Your RDA of Irony

On This Day in 1914: Great Moments in Public Relations

June 28, 1914: Belgrade

The Serbian Press Secretary opened the news conference with this statement.

“The Serbian government was sad to learn that the Archduke Franz Ferdinand and his wife the Archduchess Sophie shot each other today. We wish that they had found a more peaceful way to solve their marital problems.”

I will now answer your questions.

Reporter: Eyewitnesses report that the couple was assassinated by a terrorist linked to Serbia. Is the Serbian government denying any connection to this terrorist organization?

Spokesmanvic: There have been so many assassinations and it is just pointless and malicious to allege that this government had any knowledge, link or responsibility for the murder of President McKinley.

Reporter: The Austrian government is accusing Serbia of supporting terrorists.

Spokesmanvic: Look, this “event” probably was a carjacking that got out of hand. If the conspiracy-paranoids in Austria need a culprit, they should accuse Mexico. There is no question that the Mexicans killed the Archduke Maximilian, and a Chicano street gang may have killed Franz Ferdinand as a member initiation.

Reporter: I’m Clive Murdoch of the Melbourne Swagman. Got me a two part question. Is it possible that the assassination was the work of bolshevik-anarchists and do you got nude photos of the Archduchess for our page three?

Spokesmanvic: Yes and no. And those were excellent questions. Thank you.

Reporter: Do you feel that the controversial, iconoclastic studies of Freud and the provocative, scathing plays of Arthur Schnitzler offer any predicative insights into the psychology and actions of pre-post-modernist Vienna?

Spokesmanvic: You’re from The New York Times, aren’t you? Yes, the Austrians want to kill us. Interestingly enough, they also want to kill Freud and Schnitzler.

  1. Eugene Finerman says:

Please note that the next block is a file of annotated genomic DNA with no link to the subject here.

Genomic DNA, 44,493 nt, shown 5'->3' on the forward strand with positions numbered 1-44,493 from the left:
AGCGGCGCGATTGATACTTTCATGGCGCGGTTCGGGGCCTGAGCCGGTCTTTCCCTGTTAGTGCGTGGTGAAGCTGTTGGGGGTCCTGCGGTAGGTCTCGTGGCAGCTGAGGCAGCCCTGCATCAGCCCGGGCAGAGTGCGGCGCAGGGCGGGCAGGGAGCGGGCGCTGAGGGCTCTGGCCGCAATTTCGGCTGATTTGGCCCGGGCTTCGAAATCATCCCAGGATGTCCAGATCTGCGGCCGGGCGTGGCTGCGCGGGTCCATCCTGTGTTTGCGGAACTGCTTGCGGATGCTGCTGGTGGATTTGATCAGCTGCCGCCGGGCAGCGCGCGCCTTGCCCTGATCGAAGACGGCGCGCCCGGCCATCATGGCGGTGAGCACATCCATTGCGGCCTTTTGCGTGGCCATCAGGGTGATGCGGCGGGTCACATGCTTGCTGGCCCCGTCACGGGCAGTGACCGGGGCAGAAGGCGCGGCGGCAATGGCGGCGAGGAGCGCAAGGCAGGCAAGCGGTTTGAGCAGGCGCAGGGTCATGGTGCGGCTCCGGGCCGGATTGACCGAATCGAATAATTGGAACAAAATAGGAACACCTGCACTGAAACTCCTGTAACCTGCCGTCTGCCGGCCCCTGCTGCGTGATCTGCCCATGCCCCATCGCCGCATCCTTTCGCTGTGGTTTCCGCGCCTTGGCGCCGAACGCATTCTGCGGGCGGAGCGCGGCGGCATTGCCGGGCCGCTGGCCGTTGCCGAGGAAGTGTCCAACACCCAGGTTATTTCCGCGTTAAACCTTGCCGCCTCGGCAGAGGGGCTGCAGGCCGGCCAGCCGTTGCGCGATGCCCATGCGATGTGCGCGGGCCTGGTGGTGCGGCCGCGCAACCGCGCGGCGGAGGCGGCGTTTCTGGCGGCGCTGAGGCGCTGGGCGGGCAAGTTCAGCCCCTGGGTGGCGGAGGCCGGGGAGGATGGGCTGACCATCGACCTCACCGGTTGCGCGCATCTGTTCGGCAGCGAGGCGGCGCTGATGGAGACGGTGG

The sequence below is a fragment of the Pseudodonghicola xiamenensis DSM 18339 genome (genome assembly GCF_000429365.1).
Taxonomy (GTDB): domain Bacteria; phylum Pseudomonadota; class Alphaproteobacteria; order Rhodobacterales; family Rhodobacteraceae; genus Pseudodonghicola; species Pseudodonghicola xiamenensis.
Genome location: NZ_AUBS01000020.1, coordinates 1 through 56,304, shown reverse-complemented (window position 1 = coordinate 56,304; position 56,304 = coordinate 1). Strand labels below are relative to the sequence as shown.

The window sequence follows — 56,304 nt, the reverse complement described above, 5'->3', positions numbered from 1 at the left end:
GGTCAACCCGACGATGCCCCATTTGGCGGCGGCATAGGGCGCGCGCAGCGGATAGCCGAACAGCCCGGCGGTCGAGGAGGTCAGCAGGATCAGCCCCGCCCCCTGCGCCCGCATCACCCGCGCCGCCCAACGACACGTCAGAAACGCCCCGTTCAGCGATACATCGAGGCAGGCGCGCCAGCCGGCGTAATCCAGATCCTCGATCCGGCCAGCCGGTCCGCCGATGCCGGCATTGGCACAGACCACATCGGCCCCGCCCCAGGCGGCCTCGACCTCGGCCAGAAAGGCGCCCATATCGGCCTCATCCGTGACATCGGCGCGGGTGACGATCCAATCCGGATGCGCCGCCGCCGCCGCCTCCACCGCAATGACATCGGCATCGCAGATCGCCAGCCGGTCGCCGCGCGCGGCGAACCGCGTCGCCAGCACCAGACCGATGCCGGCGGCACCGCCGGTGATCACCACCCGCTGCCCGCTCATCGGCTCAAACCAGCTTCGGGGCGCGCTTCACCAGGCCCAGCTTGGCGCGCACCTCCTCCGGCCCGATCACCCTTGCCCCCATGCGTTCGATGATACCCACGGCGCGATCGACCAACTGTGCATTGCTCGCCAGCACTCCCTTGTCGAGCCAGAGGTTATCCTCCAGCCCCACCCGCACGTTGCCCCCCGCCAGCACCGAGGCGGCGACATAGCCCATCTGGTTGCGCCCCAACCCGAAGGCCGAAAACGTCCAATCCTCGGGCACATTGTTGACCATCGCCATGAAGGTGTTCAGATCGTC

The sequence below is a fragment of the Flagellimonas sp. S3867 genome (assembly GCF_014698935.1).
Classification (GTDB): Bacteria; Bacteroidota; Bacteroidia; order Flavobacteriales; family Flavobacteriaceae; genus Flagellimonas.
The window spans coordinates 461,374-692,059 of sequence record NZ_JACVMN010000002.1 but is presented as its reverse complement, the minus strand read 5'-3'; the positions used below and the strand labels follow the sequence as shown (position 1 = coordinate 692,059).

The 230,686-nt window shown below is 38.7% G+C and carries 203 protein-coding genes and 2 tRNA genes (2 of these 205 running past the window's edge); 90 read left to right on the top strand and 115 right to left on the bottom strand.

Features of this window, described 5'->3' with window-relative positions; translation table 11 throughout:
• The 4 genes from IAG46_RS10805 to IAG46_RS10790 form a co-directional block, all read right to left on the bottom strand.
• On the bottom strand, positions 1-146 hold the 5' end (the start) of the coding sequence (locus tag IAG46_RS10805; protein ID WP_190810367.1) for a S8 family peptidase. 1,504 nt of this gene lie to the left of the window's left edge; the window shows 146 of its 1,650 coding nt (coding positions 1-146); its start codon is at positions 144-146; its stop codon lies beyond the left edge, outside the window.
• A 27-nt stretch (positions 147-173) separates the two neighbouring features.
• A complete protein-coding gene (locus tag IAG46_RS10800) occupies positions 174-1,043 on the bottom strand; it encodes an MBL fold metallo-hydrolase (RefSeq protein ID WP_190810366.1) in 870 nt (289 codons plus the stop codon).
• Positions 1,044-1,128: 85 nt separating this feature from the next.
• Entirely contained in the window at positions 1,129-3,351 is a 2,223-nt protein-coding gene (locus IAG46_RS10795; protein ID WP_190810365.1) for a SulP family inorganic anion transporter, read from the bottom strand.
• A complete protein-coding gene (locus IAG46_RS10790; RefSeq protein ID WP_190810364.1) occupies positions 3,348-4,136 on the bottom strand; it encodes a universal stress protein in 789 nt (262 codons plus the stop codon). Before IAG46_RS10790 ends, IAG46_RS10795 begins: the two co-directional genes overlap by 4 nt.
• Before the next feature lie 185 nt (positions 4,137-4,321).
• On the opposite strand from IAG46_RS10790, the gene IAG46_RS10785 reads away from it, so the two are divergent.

If only Franz Ferdinand had the consideration to have been gunned down elsewhere, World War I could have been averted.

    The Emperor Franz Josef couldn’t stand his nephew. The archduke was crass, humorless and irritable; there was no Viennese charm about him. In fact, Franz Ferdinand hated Vienna: too intellectual, too artistic and–or is this redundant–too Jewish. The elderly Emperor may have kept living just to keep his repulsive nephew from the throne.

    And if Franz Ferdinand had been killed anywhere but Bosnia-Herzegovina, the old Emperor might have chuckled and shrugged. The Hapsburgs were inured to violent deaths. His brother Maximilian had been executed in Mexico. His wife Elizabeth had been assassinated in Switzerland. Yet Austria had not declared on Mexico or Switzerland, and Franz Josef actually liked his wife.

    Unfortunately, the assassination of Franz Ferdinand could not be rationalized or ignored. Bosnia-Herzegovina was Austrian territory (whether or not Bosnians liked it) and it really was a breach of etiquette for the Serbian secret service to be encouraging the murder of Hapsburgs there.

    So Austria-Hungary had to declare war on Serbia, so Russia had to declare war on Austria, so Germany had to declare war on Russia, and France was only too eager to declare war on Germany, so Germany had to declare war on Belgium (poor Belgium was in the way), so Britain had to declare war on Germany. Turkey hated Russia and didn’t want to feel left out.

    On the positive side, the next-in-line to the Hapsburg throne was the Archduke Karl, and the Emperor liked him.

  2. Bob Kincaid says:

    When you think about it, it just makes more sense for the other side to kill off one of their royals and call things even.

    Imagine the mess Britain could’ve avoided if, instead of declaring war, they’d taken one of their princelings out (say, perhaps, the one with the most fascistic leanings) and executed him. The UK could’ve saved itself the embarrassment of the Wallis Simpson affair, the embarrassment (not to mention the bloodshed) of WWI, and probably even Dunkirk.

    The Russians could’ve saved themselves from that disaffected lawyer, and Turkey would’ve still been run by Old Turks and not Young ones.

    Instead, European royalty wiped itself out, digging itself up by the roots, where a modest pruning might’ve allowed that inbred family tree to keep growing.

    • Eugene Finerman says:

      Bob, take the Nobel Peace Prize for 1914. As a matter of fact, the Serbian ruling family had an expendable prince. By the accident of birth, George was the heir to the throne but he was judged to be insane. (At the very least, kicking to death a servant is very bad manners.) His younger brother Alexander would become the next king.

      So the Serbians should have offered George as a reciprocal “guest” to Austria.


  3. Clara Berman says:

    Peace treaties and alliances

    The interesting historical point you raise is the differences in response to murder and assasination—

    So hard to really understand or predict human behavior

    With or without Freud

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